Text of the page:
(equivalent to Level 2)

6 months (total 90 hours)

26 x 3-hour Evening Sessions +
2 x 6-hour Day Sessions

The structure of all study will be:
♦ 1 hour Theoretical Lecture
♦ 1 hour Practical & Role Play
♦ 1 hour group discussion & group process

This course furthers your basic foundation skills to a Certificate Qualification that deepens your knowledge in the following areas:

• Boundaries & Confidentiality
• Core Principles of Active Listening & Reflecting

• Increased confidence when encountering someone in distress
• Understanding the neurological impact of distress
• Facilitating problem solving
• Clarity in areas of responsibility and limitation
• Identifying risk and signposting on


Use counselling skills within an ethical framework
• Understand safe & ethical practice and why it is needed.
• Explore features of safe practice.

Work within personal limits of ability
• Understand what ‘limits of ability’ actually means.
• Develop and show awareness of own limitations in terms of knowledge and skills.
• Communicate limits of own ability during skills practice.

Enable the helpee to find additional sources of support where appropriate
• Understand where helping fits into a wider supportive network (e.g. careers advice, CAB, GP’s, therapeutic counselling).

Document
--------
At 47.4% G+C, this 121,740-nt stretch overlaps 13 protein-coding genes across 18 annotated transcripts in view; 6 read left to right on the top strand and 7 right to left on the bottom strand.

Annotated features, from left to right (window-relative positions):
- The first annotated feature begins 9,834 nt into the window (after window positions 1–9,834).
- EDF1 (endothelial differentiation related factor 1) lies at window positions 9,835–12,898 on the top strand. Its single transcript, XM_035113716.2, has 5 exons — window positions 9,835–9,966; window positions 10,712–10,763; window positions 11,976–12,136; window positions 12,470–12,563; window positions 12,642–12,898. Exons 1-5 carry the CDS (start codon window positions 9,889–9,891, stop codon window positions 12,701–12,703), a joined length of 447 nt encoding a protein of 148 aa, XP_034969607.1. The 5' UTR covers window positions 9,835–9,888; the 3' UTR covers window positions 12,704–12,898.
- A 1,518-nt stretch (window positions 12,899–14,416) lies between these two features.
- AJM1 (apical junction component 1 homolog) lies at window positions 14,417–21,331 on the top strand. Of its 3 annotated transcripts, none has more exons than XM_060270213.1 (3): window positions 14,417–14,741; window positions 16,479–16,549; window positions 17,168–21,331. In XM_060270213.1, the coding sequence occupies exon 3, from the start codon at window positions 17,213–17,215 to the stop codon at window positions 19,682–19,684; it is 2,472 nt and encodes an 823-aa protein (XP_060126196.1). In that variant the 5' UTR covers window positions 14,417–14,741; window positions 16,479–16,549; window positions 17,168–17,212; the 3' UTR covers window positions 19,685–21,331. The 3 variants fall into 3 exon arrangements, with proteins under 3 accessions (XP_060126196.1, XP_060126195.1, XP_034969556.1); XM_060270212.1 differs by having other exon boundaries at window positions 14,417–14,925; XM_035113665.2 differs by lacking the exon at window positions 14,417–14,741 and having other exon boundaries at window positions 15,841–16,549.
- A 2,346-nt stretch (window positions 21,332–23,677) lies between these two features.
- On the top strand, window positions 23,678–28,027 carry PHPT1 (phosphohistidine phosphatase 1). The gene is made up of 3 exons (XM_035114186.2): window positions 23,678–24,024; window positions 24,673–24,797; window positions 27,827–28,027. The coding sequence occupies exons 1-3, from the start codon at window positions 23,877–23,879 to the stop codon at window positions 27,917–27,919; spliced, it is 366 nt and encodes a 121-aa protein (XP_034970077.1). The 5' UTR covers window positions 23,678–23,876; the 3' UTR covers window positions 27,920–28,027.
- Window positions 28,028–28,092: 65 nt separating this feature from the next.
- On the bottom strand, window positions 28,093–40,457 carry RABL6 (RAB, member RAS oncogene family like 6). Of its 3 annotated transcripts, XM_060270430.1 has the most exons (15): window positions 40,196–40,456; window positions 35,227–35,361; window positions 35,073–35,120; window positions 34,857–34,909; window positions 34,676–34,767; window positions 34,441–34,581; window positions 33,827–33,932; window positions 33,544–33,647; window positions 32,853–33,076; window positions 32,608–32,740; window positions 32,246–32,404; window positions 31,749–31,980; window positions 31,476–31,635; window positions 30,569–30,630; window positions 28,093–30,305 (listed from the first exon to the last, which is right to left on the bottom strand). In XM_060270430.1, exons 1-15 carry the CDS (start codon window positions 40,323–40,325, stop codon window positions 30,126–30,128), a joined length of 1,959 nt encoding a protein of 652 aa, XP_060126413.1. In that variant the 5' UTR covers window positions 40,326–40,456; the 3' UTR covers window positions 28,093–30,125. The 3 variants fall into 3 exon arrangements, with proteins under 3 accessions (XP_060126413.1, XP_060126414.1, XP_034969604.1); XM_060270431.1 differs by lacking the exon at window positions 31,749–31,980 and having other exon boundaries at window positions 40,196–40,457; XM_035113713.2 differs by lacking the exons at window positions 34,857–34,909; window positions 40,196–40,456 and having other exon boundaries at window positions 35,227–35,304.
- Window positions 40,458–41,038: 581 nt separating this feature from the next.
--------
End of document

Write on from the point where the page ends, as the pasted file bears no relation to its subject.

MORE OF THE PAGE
• Identify a range of referral agencies along with the value and potential of appropriate referral.
• Practise using this intervention in skills practice.
• Candidates research, for discussion, a range of referral agencies relevant to specific areas of concern.

Establish boundaries as a helper in a particular setting and within the limits of time available
• Discover what boundaries are needed in different helping situations and why.
• Learn to work within a time boundary and why keeping to this is important.
• Show ability to work within a structured framework (beginning, middle, end) in skills practice.

Establish the nature and limits of confidentiality for helping work
• Understand the implications and limitations of confidentiality and apply in skills practice sessions.
• Explore what you would personally find difficult to keep confidential.

Maintain the boundaries of the helping role throughout the session